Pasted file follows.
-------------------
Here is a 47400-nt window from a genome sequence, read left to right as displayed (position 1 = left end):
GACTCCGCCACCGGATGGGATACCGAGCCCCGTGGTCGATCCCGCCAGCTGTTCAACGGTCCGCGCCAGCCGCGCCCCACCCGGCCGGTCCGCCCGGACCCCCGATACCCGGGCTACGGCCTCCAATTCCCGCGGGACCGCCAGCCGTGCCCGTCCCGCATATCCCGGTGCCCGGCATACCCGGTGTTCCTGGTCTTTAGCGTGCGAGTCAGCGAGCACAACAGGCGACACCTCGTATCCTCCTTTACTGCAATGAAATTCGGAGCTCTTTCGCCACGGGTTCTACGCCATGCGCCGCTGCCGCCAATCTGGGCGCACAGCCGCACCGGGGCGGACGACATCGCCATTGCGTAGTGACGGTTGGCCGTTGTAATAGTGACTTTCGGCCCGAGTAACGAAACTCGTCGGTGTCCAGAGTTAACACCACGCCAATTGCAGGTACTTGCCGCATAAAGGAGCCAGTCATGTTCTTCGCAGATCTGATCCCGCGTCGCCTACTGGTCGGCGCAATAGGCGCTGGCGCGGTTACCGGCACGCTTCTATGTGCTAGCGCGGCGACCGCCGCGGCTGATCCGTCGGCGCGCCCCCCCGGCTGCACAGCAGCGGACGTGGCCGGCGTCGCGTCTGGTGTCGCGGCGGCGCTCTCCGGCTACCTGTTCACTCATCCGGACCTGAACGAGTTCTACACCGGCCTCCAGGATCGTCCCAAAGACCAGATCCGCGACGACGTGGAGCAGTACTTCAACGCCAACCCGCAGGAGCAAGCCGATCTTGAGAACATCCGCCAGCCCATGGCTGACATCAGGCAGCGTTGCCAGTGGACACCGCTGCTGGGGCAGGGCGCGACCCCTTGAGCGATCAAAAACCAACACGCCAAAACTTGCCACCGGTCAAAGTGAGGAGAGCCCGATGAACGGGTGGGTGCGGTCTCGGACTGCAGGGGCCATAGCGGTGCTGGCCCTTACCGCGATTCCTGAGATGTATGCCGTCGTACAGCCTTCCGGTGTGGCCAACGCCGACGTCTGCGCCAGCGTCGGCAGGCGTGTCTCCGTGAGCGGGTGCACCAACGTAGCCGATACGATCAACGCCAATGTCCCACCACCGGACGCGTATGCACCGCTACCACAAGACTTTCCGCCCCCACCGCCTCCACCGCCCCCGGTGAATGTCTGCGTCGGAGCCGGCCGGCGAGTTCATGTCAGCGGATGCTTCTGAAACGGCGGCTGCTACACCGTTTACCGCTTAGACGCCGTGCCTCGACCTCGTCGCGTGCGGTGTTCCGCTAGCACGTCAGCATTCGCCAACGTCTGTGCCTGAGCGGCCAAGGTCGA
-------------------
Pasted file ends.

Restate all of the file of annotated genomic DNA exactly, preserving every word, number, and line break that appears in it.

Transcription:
Here is a 47400-nt window from a genome sequence, read left to right as displayed (position 1 = left end):
GACTCCGCCACCGGATGGGATACCGAGCCCCGTGGTCGATCCCGCCAGCTGTTCAACGGTCCGCGCCAGCCGCGCCCCACCCGGCCGGTCCGCCCGGACCCCCGATACCCGGGCTACGGCCTCCAATTCCCGCGGGACCGCCAGCCGTGCCCGTCCCGCATATCCCGGTGCCCGGCATACCCGGTGTTCCTGGTCTTTAGCGTGCGAGTCAGCGAGCACAACAGGCGACACCTCGTATCCTCCTTTACTGCAATGAAATTCGGAGCTCTTTCGCCACGGGTTCTACGCCATGCGCCGCTGCCGCCAATCTGGGCGCACAGCCGCACCGGGGCGGACGACATCGCCATTGCGTAGTGACGGTTGGCCGTTGTAATAGTGACTTTCGGCCCGAGTAACGAAACTCGTCGGTGTCCAGAGTTAACACCACGCCAATTGCAGGTACTTGCCGCATAAAGGAGCCAGTCATGTTCTTCGCAGATCTGATCCCGCGTCGCCTACTGGTCGGCGCAATAGGCGCTGGCGCGGTTACCGGCACGCTTCTATGTGCTAGCGCGGCGACCGCCGCGGCTGATCCGTCGGCGCGCCCCCCCGGCTGCACAGCAGCGGACGTGGCCGGCGTCGCGTCTGGTGTCGCGGCGGCGCTCTCCGGCTACCTGTTCACTCATCCGGACCTGAACGAGTTCTACACCGGCCTCCAGGATCGTCCCAAAGACCAGATCCGCGACGACGTGGAGCAGTACTTCAACGCCAACCCGCAGGAGCAAGCCGATCTTGAGAACATCCGCCAGCCCATGGCTGACATCAGGCAGCGTTGCCAGTGGACACCGCTGCTGGGGCAGGGCGCGACCCCTTGAGCGATCAAAAACCAACACGCCAAAACTTGCCACCGGTCAAAGTGAGGAGAGCCCGATGAACGGGTGGGTGCGGTCTCGGACTGCAGGGGCCATAGCGGTGCTGGCCCTTACCGCGATTCCTGAGATGTATGCCGTCGTACAGCCTTCCGGTGTGGCCAACGCCGACGTCTGCGCCAGCGTCGGCAGGCGTGTCTCCGTGAGCGGGTGCACCAACGTAGCCGATACGATCAACGCCAATGTCCCACCACCGGACGCGTATGCACCGCTACCACAAGACTTTCCGCCCCCACCGCCTCCACCGCCCCCGGTGAATGTCTGCGTCGGAGCCGGCCGGCGAGTTCATGTCAGCGGATGCTTCTGAAACGGCGGCTGCTACACCGTTTACCGCTTAGACGCCGTGCCTCGACCTCGTCGCGTGCGGTGTTCCGCTAGCACGTCAGCATTCGCCAACGTCTGTGCCTGAGCGGCCAAGGTCGA